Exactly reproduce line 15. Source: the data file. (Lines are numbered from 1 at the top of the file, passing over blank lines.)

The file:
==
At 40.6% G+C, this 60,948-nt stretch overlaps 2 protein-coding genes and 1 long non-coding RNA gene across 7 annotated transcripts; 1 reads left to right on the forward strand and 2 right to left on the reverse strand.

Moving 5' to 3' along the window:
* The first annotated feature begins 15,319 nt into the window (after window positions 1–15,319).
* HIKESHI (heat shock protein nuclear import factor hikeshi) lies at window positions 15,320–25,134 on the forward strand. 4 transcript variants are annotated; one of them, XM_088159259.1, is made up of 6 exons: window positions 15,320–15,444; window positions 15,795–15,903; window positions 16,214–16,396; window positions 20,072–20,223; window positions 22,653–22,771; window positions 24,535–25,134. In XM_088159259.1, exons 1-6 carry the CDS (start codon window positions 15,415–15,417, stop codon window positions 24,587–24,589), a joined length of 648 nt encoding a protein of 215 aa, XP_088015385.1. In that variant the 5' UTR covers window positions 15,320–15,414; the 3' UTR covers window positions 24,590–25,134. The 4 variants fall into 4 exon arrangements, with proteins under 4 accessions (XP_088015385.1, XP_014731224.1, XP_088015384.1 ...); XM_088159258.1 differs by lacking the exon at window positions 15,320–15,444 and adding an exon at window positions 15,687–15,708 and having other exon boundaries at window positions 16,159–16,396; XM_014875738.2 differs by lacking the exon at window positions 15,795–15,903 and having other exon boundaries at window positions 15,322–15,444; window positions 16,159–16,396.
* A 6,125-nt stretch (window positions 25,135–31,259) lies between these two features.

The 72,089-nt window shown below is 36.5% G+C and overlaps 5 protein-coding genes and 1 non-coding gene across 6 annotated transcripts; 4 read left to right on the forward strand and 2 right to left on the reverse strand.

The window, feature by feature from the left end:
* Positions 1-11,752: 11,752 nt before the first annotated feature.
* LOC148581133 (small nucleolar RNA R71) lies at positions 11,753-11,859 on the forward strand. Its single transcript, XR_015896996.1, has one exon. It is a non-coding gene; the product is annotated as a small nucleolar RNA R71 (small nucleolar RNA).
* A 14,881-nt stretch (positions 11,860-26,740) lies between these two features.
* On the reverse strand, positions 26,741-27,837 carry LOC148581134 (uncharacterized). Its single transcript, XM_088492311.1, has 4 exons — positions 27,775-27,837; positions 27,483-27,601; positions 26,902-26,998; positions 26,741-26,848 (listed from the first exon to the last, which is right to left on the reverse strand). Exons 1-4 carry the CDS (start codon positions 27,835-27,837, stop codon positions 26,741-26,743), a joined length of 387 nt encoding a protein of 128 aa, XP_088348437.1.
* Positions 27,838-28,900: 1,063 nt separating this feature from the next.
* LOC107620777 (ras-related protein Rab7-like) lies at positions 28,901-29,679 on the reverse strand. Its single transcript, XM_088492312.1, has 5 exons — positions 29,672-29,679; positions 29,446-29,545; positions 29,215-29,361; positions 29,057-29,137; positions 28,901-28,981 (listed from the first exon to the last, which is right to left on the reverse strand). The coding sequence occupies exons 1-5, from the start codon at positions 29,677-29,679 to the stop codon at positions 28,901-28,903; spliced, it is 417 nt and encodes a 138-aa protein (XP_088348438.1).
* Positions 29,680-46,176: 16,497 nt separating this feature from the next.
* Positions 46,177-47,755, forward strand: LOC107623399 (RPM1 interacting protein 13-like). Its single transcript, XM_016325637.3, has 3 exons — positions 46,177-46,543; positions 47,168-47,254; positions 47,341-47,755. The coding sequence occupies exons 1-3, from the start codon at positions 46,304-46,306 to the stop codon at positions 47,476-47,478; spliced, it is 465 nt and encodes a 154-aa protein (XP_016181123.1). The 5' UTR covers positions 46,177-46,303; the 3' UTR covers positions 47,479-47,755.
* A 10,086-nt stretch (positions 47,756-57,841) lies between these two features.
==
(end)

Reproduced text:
* Positions 46,177-47,755, forward strand: LOC107623399 (RPM1 interacting protein 13-like). Its single transcript, XM_016325637.3, has 3 exons — positions 46,177-46,543; positions 47,168-47,254; positions 47,341-47,755. The coding sequence occupies exons 1-3, from the start codon at positions 46,304-46,306 to the stop codon at positions 47,476-47,478; spliced, it is 465 nt and encodes a 154-aa protein (XP_016181123.1). The 5' UTR covers positions 46,177-46,303; the 3' UTR covers positions 47,479-47,755.